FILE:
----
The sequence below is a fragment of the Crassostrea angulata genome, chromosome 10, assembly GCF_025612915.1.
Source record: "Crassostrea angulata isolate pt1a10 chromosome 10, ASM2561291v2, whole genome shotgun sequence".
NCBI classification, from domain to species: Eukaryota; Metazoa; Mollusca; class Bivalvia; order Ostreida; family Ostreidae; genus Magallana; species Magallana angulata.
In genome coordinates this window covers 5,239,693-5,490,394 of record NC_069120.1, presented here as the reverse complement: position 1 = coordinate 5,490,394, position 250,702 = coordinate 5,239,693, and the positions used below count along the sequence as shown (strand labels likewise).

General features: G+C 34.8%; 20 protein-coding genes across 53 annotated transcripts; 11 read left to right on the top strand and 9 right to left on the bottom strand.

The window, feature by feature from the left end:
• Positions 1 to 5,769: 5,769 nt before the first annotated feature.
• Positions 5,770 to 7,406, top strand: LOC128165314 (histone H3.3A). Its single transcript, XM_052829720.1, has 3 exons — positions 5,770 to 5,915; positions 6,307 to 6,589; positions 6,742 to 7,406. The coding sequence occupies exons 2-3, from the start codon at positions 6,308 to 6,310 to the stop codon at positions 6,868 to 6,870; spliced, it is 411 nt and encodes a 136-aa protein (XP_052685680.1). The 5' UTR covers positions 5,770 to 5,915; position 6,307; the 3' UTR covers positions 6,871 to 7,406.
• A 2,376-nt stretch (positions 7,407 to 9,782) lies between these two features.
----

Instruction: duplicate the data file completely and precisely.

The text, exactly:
The sequence below is a fragment of the Crassostrea angulata genome, chromosome 10, assembly GCF_025612915.1.
Source record: "Crassostrea angulata isolate pt1a10 chromosome 10, ASM2561291v2, whole genome shotgun sequence".
NCBI classification, from domain to species: Eukaryota; Metazoa; Mollusca; class Bivalvia; order Ostreida; family Ostreidae; genus Magallana; species Magallana angulata.
In genome coordinates this window covers 5,239,693-5,490,394 of record NC_069120.1, presented here as the reverse complement: position 1 = coordinate 5,490,394, position 250,702 = coordinate 5,239,693, and the positions used below count along the sequence as shown (strand labels likewise).

General features: G+C 34.8%; 20 protein-coding genes across 53 annotated transcripts; 11 read left to right on the top strand and 9 right to left on the bottom strand.

The window, feature by feature from the left end:
• Positions 1 to 5,769: 5,769 nt before the first annotated feature.
• Positions 5,770 to 7,406, top strand: LOC128165314 (histone H3.3A). Its single transcript, XM_052829720.1, has 3 exons — positions 5,770 to 5,915; positions 6,307 to 6,589; positions 6,742 to 7,406. The coding sequence occupies exons 2-3, from the start codon at positions 6,308 to 6,310 to the stop codon at positions 6,868 to 6,870; spliced, it is 411 nt and encodes a 136-aa protein (XP_052685680.1). The 5' UTR covers positions 5,770 to 5,915; position 6,307; the 3' UTR covers positions 6,871 to 7,406.
• A 2,376-nt stretch (positions 7,407 to 9,782) lies between these two features.